In August we will present our work on cloud storage security at the 20th USENIX Security Symposium in San Francisco. The paper, in essence, outlines new attacks on cloud storage services that use server-side data deduplication.
It includes a security analysis of Dropbox, a popular cloud storage service. By manipulating the client software unauthorized data access becomes possible, if the hash values of the files are known to an attacker. This attack is completely undetectable to the victim, and novel compared to recent attacks discussed in the media. Data possession proofs which have been used so far in the context of assessing whether a cloud storage operator is still in possession of a file are the only countermeasure.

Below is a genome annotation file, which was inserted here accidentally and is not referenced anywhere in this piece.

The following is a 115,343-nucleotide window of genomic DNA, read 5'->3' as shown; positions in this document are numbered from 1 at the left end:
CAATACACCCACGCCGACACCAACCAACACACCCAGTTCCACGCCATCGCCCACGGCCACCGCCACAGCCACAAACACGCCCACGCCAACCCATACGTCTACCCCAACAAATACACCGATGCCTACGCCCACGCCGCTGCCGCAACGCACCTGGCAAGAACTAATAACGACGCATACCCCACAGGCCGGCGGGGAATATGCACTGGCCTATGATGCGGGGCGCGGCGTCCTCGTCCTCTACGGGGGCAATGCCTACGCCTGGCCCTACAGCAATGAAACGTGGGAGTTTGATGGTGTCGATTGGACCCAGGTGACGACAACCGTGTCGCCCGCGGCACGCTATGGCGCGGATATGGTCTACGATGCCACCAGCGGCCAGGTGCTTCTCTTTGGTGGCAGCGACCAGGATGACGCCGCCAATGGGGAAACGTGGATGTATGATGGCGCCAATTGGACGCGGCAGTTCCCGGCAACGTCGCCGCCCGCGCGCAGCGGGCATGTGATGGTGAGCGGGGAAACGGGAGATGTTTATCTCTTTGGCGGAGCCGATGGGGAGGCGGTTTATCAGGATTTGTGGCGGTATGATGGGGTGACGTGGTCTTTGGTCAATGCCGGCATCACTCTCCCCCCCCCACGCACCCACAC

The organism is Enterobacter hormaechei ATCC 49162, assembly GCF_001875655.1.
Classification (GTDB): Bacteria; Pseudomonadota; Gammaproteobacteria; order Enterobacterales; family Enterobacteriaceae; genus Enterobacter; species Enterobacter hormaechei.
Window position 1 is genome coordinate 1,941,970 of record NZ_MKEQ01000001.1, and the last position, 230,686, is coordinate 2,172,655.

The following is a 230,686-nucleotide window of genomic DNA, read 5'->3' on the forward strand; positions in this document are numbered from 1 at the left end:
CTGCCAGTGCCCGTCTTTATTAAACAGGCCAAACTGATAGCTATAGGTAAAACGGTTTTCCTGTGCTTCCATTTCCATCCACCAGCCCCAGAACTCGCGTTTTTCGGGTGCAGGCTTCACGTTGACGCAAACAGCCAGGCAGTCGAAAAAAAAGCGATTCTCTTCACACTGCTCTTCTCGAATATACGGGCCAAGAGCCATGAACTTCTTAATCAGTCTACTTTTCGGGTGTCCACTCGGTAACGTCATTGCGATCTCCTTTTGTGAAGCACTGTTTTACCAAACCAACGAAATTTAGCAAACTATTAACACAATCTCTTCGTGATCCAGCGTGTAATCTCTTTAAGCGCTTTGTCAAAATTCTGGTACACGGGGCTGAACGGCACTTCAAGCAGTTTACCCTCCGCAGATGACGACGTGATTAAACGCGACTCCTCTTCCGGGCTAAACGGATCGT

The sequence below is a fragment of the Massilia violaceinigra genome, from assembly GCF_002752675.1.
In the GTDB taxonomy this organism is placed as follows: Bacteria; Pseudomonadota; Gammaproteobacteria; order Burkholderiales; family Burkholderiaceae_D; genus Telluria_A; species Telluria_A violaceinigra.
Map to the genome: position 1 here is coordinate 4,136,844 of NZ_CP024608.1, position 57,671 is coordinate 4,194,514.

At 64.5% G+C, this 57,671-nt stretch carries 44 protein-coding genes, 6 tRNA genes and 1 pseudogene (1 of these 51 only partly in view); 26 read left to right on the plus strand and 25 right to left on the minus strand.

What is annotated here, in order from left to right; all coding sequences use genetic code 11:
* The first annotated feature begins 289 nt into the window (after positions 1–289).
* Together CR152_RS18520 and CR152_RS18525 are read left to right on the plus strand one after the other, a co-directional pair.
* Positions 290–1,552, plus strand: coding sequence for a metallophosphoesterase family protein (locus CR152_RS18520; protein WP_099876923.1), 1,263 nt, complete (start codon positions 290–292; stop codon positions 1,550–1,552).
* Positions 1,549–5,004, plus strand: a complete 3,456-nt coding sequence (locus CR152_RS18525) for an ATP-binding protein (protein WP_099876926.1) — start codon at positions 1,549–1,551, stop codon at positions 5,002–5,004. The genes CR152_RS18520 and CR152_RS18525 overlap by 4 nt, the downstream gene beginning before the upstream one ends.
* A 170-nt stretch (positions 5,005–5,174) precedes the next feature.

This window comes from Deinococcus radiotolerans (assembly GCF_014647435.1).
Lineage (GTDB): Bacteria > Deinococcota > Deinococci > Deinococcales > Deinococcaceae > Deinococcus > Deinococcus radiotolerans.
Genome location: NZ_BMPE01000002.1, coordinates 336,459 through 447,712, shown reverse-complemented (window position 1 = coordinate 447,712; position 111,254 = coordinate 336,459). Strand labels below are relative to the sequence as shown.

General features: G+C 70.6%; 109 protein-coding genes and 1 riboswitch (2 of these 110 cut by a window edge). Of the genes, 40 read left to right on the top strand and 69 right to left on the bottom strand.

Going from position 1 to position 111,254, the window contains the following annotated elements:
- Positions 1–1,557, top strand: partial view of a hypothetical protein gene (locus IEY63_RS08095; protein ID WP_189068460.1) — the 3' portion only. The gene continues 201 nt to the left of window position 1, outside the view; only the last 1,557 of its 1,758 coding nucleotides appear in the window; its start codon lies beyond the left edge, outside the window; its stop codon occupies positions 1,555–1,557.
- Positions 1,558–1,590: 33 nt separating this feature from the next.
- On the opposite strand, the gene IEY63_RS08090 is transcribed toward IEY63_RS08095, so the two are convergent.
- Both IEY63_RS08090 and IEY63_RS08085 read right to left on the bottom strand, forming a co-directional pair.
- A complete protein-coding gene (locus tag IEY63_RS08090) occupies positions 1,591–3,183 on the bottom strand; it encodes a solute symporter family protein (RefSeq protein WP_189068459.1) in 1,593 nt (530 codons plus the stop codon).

We further define online slack space as a method to hide data in the cloud to thwart forensic investigations. Compared to regular file slack all files are stored in the cloud without leaving any evidence on local persistent storage.
You can find the paper here: Dark Clouds on the Horizon: Using Cloud Storage as Attack Vector and Online Slack Space. We have contacted Dropbox and they implemented countermeasures for our attacks while investigating the use of data possession proofs on the client side.